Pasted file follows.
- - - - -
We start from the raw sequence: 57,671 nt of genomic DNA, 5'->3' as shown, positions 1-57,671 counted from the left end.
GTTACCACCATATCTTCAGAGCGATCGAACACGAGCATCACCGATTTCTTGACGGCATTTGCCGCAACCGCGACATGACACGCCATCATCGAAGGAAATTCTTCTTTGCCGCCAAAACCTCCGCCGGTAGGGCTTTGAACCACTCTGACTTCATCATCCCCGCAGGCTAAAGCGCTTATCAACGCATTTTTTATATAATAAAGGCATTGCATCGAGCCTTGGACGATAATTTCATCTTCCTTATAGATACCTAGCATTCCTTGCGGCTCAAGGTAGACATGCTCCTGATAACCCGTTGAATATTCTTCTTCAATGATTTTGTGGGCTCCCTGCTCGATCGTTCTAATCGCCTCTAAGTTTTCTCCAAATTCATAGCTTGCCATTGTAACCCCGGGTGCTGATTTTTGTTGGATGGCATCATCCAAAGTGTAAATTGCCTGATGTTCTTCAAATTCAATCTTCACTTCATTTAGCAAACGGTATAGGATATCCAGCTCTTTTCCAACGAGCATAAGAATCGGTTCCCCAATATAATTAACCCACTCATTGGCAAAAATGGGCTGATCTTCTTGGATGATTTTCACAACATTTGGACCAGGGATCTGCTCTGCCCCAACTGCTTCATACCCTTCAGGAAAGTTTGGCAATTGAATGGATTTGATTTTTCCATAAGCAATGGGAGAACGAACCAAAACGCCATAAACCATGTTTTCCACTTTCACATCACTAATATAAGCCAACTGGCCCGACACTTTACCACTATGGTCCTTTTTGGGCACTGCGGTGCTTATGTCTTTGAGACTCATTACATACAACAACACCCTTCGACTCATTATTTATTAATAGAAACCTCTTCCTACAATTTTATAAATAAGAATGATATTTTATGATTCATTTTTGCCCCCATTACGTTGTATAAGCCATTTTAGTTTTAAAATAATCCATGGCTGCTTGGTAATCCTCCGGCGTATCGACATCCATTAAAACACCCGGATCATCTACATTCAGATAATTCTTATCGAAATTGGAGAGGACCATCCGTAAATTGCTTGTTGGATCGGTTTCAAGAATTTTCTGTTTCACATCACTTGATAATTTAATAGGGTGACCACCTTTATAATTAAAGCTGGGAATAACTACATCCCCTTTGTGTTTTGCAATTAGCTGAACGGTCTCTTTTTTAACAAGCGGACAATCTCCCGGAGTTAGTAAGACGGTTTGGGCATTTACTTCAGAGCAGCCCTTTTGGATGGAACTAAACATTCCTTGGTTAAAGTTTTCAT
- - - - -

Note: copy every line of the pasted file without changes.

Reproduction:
We start from the raw sequence: 57,671 nt of genomic DNA, 5'->3' as shown, positions 1-57,671 counted from the left end.
GTTACCACCATATCTTCAGAGCGATCGAACACGAGCATCACCGATTTCTTGACGGCATTTGCCGCAACCGCGACATGACACGCCATCATCGAAGGAAATTCTTCTTTGCCGCCAAAACCTCCGCCGGTAGGGCTTTGAACCACTCTGACTTCATCATCCCCGCAGGCTAAAGCGCTTATCAACGCATTTTTTATATAATAAAGGCATTGCATCGAGCCTTGGACGATAATTTCATCTTCCTTATAGATACCTAGCATTCCTTGCGGCTCAAGGTAGACATGCTCCTGATAACCCGTTGAATATTCTTCTTCAATGATTTTGTGGGCTCCCTGCTCGATCGTTCTAATCGCCTCTAAGTTTTCTCCAAATTCATAGCTTGCCATTGTAACCCCGGGTGCTGATTTTTGTTGGATGGCATCATCCAAAGTGTAAATTGCCTGATGTTCTTCAAATTCAATCTTCACTTCATTTAGCAAACGGTATAGGATATCCAGCTCTTTTCCAACGAGCATAAGAATCGGTTCCCCAATATAATTAACCCACTCATTGGCAAAAATGGGCTGATCTTCTTGGATGATTTTCACAACATTTGGACCAGGGATCTGCTCTGCCCCAACTGCTTCATACCCTTCAGGAAAGTTTGGCAATTGAATGGATTTGATTTTTCCATAAGCAATGGGAGAACGAACCAAAACGCCATAAACCATGTTTTCCACTTTCACATCACTAATATAAGCCAACTGGCCCGACACTTTACCACTATGGTCCTTTTTGGGCACTGCGGTGCTTATGTCTTTGAGACTCATTACATACAACAACACCCTTCGACTCATTATTTATTAATAGAAACCTCTTCCTACAATTTTATAAATAAGAATGATATTTTATGATTCATTTTTGCCCCCATTACGTTGTATAAGCCATTTTAGTTTTAAAATAATCCATGGCTGCTTGGTAATCCTCCGGCGTATCGACATCCATTAAAACACCCGGATCATCTACATTCAGATAATTCTTATCGAAATTGGAGAGGACCATCCGTAAATTGCTTGTTGGATCGGTTTCAAGAATTTTCTGTTTCACATCACTTGATAATTTAATAGGGTGACCACCTTTATAATTAAAGCTGGGAATAACTACATCCCCTTTGTGTTTTGCAATTAGCTGAACGGTCTCTTTTTTAACAAGCGGACAATCTCCCGGAGTTAGTAAGACGGTTTGGGCATTTACTTCAGAGCAGCCCTTTTGGATGGAACTAAACATTCCTTGGTTAAAGTTTTCAT